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The key to scaling renewable energy — policy

Why more large buyers are raising their voices for systemic change.

Editor’s note: This essay was contributed by one of the NGOs that make up the Renewable Energy Buyers Alliance (REBA), a consortium dedicated to growing large buyer demand for renewable power and helping utilities and others meet it. You can find the other articles hereREBA’s next annual summit will be Oct. 14-16 in Oakland, California ahead of VERGE 18.

The clean energy revolution has taken off in the United States — led in no small part by large companies, cities, universities, health care systems and others who are voluntarily buying large amounts of renewable energy. Policy will be critical to meet the growing demand for renewable energy at the scale needed.

Corporate giants Google, General Motors, Procter & Gamble and Walmart are leading the charge. They are doing so because renewable energy saves money, reduces energy price volatility and helps them meet their increasingly ambitious climate and energy goals. Since 2013, corporate buyers have contracted for more than 13 gigawatts of utility-scale wind and solar, the emissions equivalent of more than 6 million cars. It’s a decent start to meet the Renewable Energy Buyers Alliance (REBA)’s goal for large buyers to deploy 60 GWs of renewable energy by 2025, which would add 50 percent more renewable electricity capacity in the United States than what exists today.

But we still have a problem. Adding 3-4 GW of renewable energy to the grid each year won’t transform the energy sector at the speed and scale needed to avoid the worst impacts of climate change, nor will it meet the scale of buyer demand. Only 60 large buyers have been able to sign contracts for utility-scale renewables so far. What’s holding back the tide?

State-level policy, for one thing. State energy policies, created for an earlier era, haven’t caught up with the new technologies and needs of buyers to offer universal access to cheaper, cleaner renewable power options. A lot of buyers can’t get access to the renewable energy they want, or if they can, it’s overly complicated.  

That’s where policy comes in. 

Corporate voices are needed to ensure that the energy system delivers benefits that expand access to renewables for a wide range of customers.
State policies affect nearly every aspect of procuring renewable energy: who can buy and access it, where it can be built, how much can be bought and what it costs.

Corporate and institutional buyers — from multinationals, cities and flagship universities to health care campuses and small colleges — all want to source renewable energy. But these buyers need a range of renewable electricity options that are easy to procure, cost-competitive and available for large and small buyers alike.

Fortunately, there are places where their voices are being heard.

Take Virginia. In 2018, the state passed a sweeping grid modernization bill that put 5 GW of renewable energy squarely in the public interest — enough to power more than a million Virginia homes a year — and making it easier to invest in these projects. This would not have been possible without years of groundwork being laid by large energy buyers voicing their support for renewable energy, engaging directly with policymakers, utilities and regulators in the state and submitting multiple letters across 35 companies and universities. These buyers made it clear that access to renewable energy would influence their business decisions: where to site new operations and how they will continue to attract customers, employees and students alike to the state.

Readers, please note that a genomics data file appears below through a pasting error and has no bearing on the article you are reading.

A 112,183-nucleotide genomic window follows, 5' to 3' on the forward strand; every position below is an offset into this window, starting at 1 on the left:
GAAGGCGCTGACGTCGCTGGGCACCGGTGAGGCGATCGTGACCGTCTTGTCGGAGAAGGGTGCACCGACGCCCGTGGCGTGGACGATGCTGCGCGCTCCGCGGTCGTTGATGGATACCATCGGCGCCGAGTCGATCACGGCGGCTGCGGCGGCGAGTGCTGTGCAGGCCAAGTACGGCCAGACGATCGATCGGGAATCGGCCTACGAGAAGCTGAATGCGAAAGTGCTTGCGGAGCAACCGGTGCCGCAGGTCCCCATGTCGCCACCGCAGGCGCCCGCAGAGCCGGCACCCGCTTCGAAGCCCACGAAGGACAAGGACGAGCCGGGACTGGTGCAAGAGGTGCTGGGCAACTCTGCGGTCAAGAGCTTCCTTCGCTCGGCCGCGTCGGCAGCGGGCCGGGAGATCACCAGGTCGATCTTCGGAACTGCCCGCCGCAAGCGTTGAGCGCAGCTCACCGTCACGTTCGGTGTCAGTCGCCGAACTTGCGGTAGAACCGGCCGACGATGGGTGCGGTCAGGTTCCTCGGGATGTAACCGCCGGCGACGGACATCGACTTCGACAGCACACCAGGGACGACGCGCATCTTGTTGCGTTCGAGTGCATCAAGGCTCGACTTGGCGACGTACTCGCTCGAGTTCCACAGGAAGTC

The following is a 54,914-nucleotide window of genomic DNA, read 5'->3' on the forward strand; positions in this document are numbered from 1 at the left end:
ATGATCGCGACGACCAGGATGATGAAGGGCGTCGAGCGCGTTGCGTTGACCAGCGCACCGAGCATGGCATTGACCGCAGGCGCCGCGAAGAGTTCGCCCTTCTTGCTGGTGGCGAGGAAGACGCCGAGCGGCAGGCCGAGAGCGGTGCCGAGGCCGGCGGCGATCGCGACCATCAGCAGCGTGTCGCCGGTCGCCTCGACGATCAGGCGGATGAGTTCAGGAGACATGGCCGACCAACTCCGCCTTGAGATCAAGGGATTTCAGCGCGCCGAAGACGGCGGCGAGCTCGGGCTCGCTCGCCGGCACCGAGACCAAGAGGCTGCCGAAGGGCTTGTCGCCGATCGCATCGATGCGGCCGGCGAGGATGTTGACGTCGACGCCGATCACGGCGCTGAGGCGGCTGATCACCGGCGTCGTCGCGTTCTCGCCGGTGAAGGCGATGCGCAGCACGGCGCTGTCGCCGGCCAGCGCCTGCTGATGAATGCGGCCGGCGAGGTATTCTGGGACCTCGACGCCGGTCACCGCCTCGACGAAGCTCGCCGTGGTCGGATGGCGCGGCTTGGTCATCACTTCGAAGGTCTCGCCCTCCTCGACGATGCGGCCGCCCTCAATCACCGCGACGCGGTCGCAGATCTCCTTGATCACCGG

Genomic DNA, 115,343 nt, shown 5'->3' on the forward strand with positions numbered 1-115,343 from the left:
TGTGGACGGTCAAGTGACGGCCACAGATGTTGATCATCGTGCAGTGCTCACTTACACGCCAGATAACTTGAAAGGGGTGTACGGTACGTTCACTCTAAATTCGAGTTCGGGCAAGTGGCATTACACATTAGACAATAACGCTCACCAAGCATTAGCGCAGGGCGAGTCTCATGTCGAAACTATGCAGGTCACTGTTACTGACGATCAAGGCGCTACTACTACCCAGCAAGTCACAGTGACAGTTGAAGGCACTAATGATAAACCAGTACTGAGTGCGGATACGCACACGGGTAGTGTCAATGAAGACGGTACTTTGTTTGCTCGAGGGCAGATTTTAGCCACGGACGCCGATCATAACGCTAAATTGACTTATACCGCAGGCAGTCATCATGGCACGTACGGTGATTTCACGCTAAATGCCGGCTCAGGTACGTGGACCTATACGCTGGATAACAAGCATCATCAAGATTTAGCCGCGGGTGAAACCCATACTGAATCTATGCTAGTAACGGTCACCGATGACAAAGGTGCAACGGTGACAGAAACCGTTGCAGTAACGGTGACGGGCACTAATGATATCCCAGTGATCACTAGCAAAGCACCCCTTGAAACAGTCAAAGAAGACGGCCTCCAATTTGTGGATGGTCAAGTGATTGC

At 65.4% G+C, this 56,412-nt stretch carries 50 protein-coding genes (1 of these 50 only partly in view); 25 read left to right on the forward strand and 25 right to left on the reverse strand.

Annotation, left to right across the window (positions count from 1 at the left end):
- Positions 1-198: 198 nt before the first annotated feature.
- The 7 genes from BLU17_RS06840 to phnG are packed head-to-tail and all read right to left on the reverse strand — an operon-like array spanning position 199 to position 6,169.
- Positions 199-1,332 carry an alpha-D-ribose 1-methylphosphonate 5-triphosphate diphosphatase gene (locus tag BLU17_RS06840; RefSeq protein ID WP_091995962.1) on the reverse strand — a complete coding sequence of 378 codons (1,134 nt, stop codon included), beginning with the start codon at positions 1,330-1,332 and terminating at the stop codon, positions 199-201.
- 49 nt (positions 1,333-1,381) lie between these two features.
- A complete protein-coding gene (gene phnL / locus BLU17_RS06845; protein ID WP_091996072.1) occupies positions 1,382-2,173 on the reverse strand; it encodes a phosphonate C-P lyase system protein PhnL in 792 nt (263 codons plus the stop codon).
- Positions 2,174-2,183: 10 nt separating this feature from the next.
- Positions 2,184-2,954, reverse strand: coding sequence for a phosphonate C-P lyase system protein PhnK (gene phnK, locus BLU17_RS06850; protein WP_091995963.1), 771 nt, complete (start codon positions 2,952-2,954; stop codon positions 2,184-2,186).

In Michigan, home of some of America’s iconic automakers, large energy buyers have been working closely with the state’s major regulated utilities to meet their demand for cost-competitive renewable electricity.

After state policy mandated the large utilities offer renewable energy tariffs (often called a "green tariff"), GM and Switch worked collaboratively with Consumers Energy to craft a green tariff that worked for all involved, including other large customers. Rob Threlkeld, GM’s global manager of renewable energy, said, "We advocate for new approaches that not only open opportunities for GM to access to renewable energy, but also for others to as well."

Learn more about corporate renewable energy procurement at VERGE 18 in October in Oakland, California.

Voices such as those of GM and Switch are needed to ensure that the energy system delivers benefits that expand access to renewables for a wide range of customers.

As Steve Chriss, Walmart’s director of energy and strategy analysis, put it, "In many jurisdictions, energy policy directly determines whether a customer has access to buy renewable energy. Engaging on policy to create pathways for any consumer of any size to buy renewable energy is critical to meeting the 60 GW goal that REBA members have set.” 

Large buyers have the power to drive systemic changes in our electricity system by raising their voices and taking the time to educate policymakers on why they want more renewable energy options, as they did in Virginia and Michigan. The secret of these successes was large companies and universities telling their stories and using the power of their brands to catalyze change. The more these buyers lead the charge with policymakers and utilities about how they need low-cost, clean energy, the faster we will arrive at a prosperous future powered by renewable energy. 

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